Widow of Pulse Nightclub Gunman Omar Mateen to Remain in Custody, Court Orders Psychological Evaluation

Facebook(SAN FRANCISCO) -- Noor Salman, the jailed widow of Orlando nightclub gunman Omar Mateen, will remain in custody and undergo a psychological evaluation, a judge ruled Wednesday after her lawyers appeared in federal court in California fighting for her release on bond.

Salman, who appeared in court wearing a red jumpsuit with an orange T-shirt underneath, looked back at her family members who were in attendance. She and her family members cried when they saw each other. Salman wrote notes to her lawyers during the hearing.

Salman, who has been in custody since she was arrested by the FBI in the San Francisco area last month, has pleaded not guilty to the federal charges against her.

The U.S. attorney's office claims Salman aided and abetted Mateen's "provision of material support" to the terrorist group ISIS, also known as ISIL, for which she could face life in prison if convicted.

Salman is also accused in the indictment of misleading federal agents and Fort Pierce, Florida, police officers who questioned her about Mateen's attack at the Pulse nightclub in Orlando on June 12, 2016.

The mass shooting killed 49 people. Mateen was killed in a police shootout after the attack.

The government on Wednesday claimed Salman knew her husband watched ISIS recruitment videos.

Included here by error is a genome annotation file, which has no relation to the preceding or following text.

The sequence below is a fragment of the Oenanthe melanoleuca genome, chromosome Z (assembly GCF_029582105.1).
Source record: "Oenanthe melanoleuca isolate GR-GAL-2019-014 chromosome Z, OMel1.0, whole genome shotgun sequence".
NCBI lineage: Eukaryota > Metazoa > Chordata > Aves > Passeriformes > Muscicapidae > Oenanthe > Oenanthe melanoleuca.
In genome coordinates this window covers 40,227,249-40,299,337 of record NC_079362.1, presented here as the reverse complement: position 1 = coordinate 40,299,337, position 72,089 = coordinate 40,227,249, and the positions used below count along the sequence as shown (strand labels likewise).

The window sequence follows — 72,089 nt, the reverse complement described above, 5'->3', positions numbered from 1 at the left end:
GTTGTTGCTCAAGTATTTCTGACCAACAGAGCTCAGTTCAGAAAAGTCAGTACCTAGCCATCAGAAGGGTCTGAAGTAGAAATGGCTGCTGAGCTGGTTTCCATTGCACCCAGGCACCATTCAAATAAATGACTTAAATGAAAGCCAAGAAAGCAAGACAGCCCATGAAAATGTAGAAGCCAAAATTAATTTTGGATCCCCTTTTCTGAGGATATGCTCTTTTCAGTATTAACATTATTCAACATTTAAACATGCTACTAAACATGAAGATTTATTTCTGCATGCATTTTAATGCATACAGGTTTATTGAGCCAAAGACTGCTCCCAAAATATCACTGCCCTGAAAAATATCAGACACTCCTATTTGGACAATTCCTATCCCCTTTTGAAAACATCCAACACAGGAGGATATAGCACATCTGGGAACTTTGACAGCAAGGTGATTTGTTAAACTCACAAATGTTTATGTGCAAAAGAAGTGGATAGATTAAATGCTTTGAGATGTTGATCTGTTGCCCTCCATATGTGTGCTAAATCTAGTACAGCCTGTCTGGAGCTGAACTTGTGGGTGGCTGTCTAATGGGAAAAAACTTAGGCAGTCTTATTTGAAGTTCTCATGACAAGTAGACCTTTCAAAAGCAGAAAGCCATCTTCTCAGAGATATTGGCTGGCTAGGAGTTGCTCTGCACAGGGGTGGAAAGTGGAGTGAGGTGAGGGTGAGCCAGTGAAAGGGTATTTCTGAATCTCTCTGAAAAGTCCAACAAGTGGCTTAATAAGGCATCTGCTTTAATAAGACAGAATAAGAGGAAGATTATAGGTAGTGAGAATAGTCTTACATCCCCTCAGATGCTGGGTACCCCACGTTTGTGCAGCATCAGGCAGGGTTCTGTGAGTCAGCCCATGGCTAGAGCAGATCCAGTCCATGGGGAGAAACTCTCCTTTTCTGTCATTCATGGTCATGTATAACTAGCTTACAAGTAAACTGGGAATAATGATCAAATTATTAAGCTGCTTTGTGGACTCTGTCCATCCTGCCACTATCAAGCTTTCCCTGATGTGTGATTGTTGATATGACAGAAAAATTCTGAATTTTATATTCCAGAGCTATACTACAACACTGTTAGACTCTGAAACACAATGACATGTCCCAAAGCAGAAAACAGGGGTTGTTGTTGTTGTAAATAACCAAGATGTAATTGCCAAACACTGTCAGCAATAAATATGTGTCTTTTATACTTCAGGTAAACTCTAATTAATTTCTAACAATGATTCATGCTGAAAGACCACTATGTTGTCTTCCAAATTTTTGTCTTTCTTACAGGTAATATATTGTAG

Prosecutors said she engaged in scouting activity by going to Pulse with Mateen. They also said she saw him leave the house the night of the massacre with a gun and a backpack filled with ammunition. Salman knew her husband was going to commit an attack and said she had a false cover story for that night, according to prosecutors.

Prosecutors also said Salman poses a danger to the community and is capable of fleeing with her son.

Defense attorney Linda Moreno said at a news conference after the hearing that what the government presented was a case against Mateen, not Salman. Moreno said the government's statements were based on "speculation" and statements prosecutors "claim she made during an 18-hour interrogation" conducted without counsel.

Salman's defense attorneys had hoped for her release on bond into the custody of her mother or uncle, both of whom say they are willing to put up their houses as collateral.

Salman's attorneys said in court papers that she "poses no danger" and is only connected to the crime through what they called "her tragic marriage" to Mateen. She was, the defense argued, "only present as a wife and an abused wife at that."

The defense said it was also prepared to challenge the substance of the charges and what it describes as the public narrative of Salman’s purported involvement. Defense attorney Charles Swift cited what he called erroneous reports that Salman drove Mateen to Pulse nightclub for Mateen's "purported scouting trip."

“The defense proffers that the evidence will show that the purported scouting trip occurred while the family was on their way home from babysitting the children of a relative, that Mateen chose to drive into Orlando and to pass by the Pulse Night Club, and that Noor, who did not possess a driver’s license at the time, was at most a reluctant passenger who wanted to go home," the defense said in court papers.

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